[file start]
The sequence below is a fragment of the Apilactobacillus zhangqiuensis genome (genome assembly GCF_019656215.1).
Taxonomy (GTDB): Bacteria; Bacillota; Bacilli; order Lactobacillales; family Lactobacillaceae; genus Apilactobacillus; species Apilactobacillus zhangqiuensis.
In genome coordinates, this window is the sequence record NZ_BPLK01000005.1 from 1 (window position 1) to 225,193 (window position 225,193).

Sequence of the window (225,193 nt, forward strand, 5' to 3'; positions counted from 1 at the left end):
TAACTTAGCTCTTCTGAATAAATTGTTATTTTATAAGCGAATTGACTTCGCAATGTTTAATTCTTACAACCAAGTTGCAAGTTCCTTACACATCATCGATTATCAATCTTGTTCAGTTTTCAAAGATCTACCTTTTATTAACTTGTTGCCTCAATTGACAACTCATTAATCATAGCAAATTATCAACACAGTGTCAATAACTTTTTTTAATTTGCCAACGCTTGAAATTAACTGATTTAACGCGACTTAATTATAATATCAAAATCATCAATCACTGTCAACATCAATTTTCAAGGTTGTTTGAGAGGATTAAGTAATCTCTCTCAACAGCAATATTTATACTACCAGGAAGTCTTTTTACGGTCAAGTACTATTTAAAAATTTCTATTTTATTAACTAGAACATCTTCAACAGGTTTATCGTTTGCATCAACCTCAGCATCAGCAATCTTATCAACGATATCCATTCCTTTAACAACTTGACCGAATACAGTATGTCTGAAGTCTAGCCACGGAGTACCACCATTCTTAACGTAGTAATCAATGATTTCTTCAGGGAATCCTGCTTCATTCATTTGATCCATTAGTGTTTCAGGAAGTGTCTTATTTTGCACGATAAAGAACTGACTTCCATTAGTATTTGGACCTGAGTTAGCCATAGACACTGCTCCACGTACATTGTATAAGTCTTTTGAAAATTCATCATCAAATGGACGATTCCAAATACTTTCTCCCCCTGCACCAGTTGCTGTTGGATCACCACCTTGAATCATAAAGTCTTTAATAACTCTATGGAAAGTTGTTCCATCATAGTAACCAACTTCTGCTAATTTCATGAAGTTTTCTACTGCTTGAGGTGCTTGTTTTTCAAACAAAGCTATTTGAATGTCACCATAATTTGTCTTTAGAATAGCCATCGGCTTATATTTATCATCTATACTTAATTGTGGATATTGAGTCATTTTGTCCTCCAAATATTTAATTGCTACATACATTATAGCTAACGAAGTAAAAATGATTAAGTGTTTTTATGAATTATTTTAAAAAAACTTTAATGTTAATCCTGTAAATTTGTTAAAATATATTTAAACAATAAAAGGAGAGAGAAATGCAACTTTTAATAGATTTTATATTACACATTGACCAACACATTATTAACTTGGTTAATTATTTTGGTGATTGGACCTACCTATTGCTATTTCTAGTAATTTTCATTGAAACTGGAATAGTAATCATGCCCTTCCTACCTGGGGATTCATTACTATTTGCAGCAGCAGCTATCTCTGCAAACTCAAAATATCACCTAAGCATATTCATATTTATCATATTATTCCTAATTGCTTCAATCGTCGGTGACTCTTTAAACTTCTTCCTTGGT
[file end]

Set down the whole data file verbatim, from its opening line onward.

The sequence below is a fragment of the Apilactobacillus zhangqiuensis genome (genome assembly GCF_019656215.1).
Taxonomy (GTDB): Bacteria; Bacillota; Bacilli; order Lactobacillales; family Lactobacillaceae; genus Apilactobacillus; species Apilactobacillus zhangqiuensis.
In genome coordinates, this window is the sequence record NZ_BPLK01000005.1 from 1 (window position 1) to 225,193 (window position 225,193).

Sequence of the window (225,193 nt, forward strand, 5' to 3'; positions counted from 1 at the left end):
TAACTTAGCTCTTCTGAATAAATTGTTATTTTATAAGCGAATTGACTTCGCAATGTTTAATTCTTACAACCAAGTTGCAAGTTCCTTACACATCATCGATTATCAATCTTGTTCAGTTTTCAAAGATCTACCTTTTATTAACTTGTTGCCTCAATTGACAACTCATTAATCATAGCAAATTATCAACACAGTGTCAATAACTTTTTTTAATTTGCCAACGCTTGAAATTAACTGATTTAACGCGACTTAATTATAATATCAAAATCATCAATCACTGTCAACATCAATTTTCAAGGTTGTTTGAGAGGATTAAGTAATCTCTCTCAACAGCAATATTTATACTACCAGGAAGTCTTTTTACGGTCAAGTACTATTTAAAAATTTCTATTTTATTAACTAGAACATCTTCAACAGGTTTATCGTTTGCATCAACCTCAGCATCAGCAATCTTATCAACGATATCCATTCCTTTAACAACTTGACCGAATACAGTATGTCTGAAGTCTAGCCACGGAGTACCACCATTCTTAACGTAGTAATCAATGATTTCTTCAGGGAATCCTGCTTCATTCATTTGATCCATTAGTGTTTCAGGAAGTGTCTTATTTTGCACGATAAAGAACTGACTTCCATTAGTATTTGGACCTGAGTTAGCCATAGACACTGCTCCACGTACATTGTATAAGTCTTTTGAAAATTCATCATCAAATGGACGATTCCAAATACTTTCTCCCCCTGCACCAGTTGCTGTTGGATCACCACCTTGAATCATAAAGTCTTTAATAACTCTATGGAAAGTTGTTCCATCATAGTAACCAACTTCTGCTAATTTCATGAAGTTTTCTACTGCTTGAGGTGCTTGTTTTTCAAACAAAGCTATTTGAATGTCACCATAATTTGTCTTTAGAATAGCCATCGGCTTATATTTATCATCTATACTTAATTGTGGATATTGAGTCATTTTGTCCTCCAAATATTTAATTGCTACATACATTATAGCTAACGAAGTAAAAATGATTAAGTGTTTTTATGAATTATTTTAAAAAAACTTTAATGTTAATCCTGTAAATTTGTTAAAATATATTTAAACAATAAAAGGAGAGAGAAATGCAACTTTTAATAGATTTTATATTACACATTGACCAACACATTATTAACTTGGTTAATTATTTTGGTGATTGGACCTACCTATTGCTATTTCTAGTAATTTTCATTGAAACTGGAATAGTAATCATGCCCTTCCTACCTGGGGATTCATTACTATTTGCAGCAGCAGCTATCTCTGCAAACTCAAAATATCACCTAAGCATATTCATATTTATCATATTATTCCTAATTGCTTCAATCGTCGGTGACTCTTTAAACTTCTTCCTTGGT